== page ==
An Introduction to MDL 5 With Team Construction Strategy Talk


Keith Roller

Hey everyone, welcome to the first of what I hope becomes at least a once weekly column discussing salary cap dynasty league football. I am a member of 3 leagues in what we call MDL, which stands for My Dynasty League. This article will explain how one of those leagues works and get you up to speed on what makes it tick. The league in question is known as MDL 5, or Size Matters, depending upon who you talk to. It is the newest league in the MDL network, with 2016 being its second year in operation.  It is by far the most complex league I have ever taken part in, but I will do my best to explain its nuances. Let’s go over some league specifics.

  • One 32 team player pool, split into 2 conferences with 4 divisions in each. These divisions are named after the NFL divisions (AFC and NFC North, South, East, and West). Divisions are realigned every year based on the previous season’s finish.
  • A hard salary cap equivalent to 1/100,000th of the NFL’s actual salary cap, adjusted year to year along with the NFL’s changes. This year MDL5 and all of the MDL Leagues will carry a cap of $1,552.70 in comparison to the NFL’s cap of $155.27 million.
  • A 45 man roster, starting the following players:
    • 1 Team QB
    • 2 RB
    • 3 WR
    • 1 TE
    • 1 RB/WR Flex
    • 1 WR/TE Flex
    • 1 TEAM PK
    • 1 TEAM PN
    • 2 DE
    • 1 DT
    • 3 LB
    • 2 CB
    • 2 S
    • 1 Defensive flex (any defensive position)
  • A 5 round rookie draft held about 2 weeks after the completion of the NFL draft. Rookie salaries are scaled based on pick level.
    • Rookies may be kept on a 15 man Taxi Squad where they can stay until they are called up. Taxi Squad players only carry 25% of their salaries as cap hits and can be dropped for no penalty at any time.
  • A massive auction held for the entire month of August where all free agent players are available.
  • 1-4 year contracts for players, with a 20% inflation rate from year to year. All drafted rookies are assigned 4 year contracts.

So, as I said before, this league is intense. With one 32 team player pool, there are not enough superstars for everyone. This makes them even more valuable than they tend to be in other, smaller leagues. It is necessary to carry team QBs, PKs, and PNs instead of individual players at those positions for league balance. Just one team would have to win two starting QBs to leave one team without one, putting that team at a large disadvantage. This is a far cry from covering all the details of how this league works, but this provides enough of the basics that you can get somewhat of an understanding. If you’d like to read all of the bylaws yourself, check out the league site at and click on the bylaws tab.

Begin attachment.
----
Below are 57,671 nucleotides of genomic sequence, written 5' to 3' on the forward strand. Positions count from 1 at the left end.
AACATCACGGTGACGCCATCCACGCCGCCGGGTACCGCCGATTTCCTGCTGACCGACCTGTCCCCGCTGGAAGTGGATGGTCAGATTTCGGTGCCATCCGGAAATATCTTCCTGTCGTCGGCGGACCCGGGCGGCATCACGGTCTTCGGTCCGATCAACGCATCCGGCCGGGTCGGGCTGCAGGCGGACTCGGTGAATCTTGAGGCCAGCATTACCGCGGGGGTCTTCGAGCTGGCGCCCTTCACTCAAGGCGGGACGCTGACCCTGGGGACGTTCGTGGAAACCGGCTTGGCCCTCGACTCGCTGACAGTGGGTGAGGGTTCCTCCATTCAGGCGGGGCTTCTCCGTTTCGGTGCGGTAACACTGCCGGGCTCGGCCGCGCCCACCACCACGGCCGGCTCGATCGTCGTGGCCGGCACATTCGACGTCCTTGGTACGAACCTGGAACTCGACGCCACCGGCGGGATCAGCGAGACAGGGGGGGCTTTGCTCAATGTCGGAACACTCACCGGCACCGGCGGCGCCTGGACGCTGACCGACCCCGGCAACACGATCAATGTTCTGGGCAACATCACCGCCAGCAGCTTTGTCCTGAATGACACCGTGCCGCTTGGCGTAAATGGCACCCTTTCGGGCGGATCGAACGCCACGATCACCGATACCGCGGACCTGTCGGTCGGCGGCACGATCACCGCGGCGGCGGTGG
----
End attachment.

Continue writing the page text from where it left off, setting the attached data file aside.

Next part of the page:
The offseason is almost more fun for me than the games themselves. You’re presented with an extremely difficult situation. How am I supposed to put together a complete roster with such a shallow pool of available players? The answer is, you are not going to be good everywhere. But, if you spend wisely, draft well, and try to avoid as many zeros as possible on your box score week to week, you can put yourself in a good position. Let’s go over some possible strategies you can employ and my personal opinions on them. You can apply these strategies to any auction league really, but I will speak about them in the context of MDL5.

Studs and Scrubs

This strategy is probably my personal favorite in terms of team construction in this league, but it’s not without its problems. There are very few elite players from each position. If you can acquire 2-3 of these players (spending a large portion of your cap doing so), and fill in the rest of your roster with cheaper players, you can succeed. When looking for cheaper players, look for those that contribute on special teams. Special teams tackles from offensive players do count, and returners are worth their weight in gold. Drafting well also helps, as these cheaper contracts contributing fantasy points is a great thing to have.

I employed this strategy last year, spending up on Antonio Brown, Adrian Peterson, and Jeremy Hill and made a playoff run. Going into this year, I no longer believe it is right to go huge money on RBs, but it is fine to pay up for elite WRs and TEs. TE is such a barren position in this league that if you can get one of those top 3 guys, you have a huge advantage. One pitfall to this strategy, however, is one or two injuries can almost derail your season and leave you scrambling to make up a lot of points.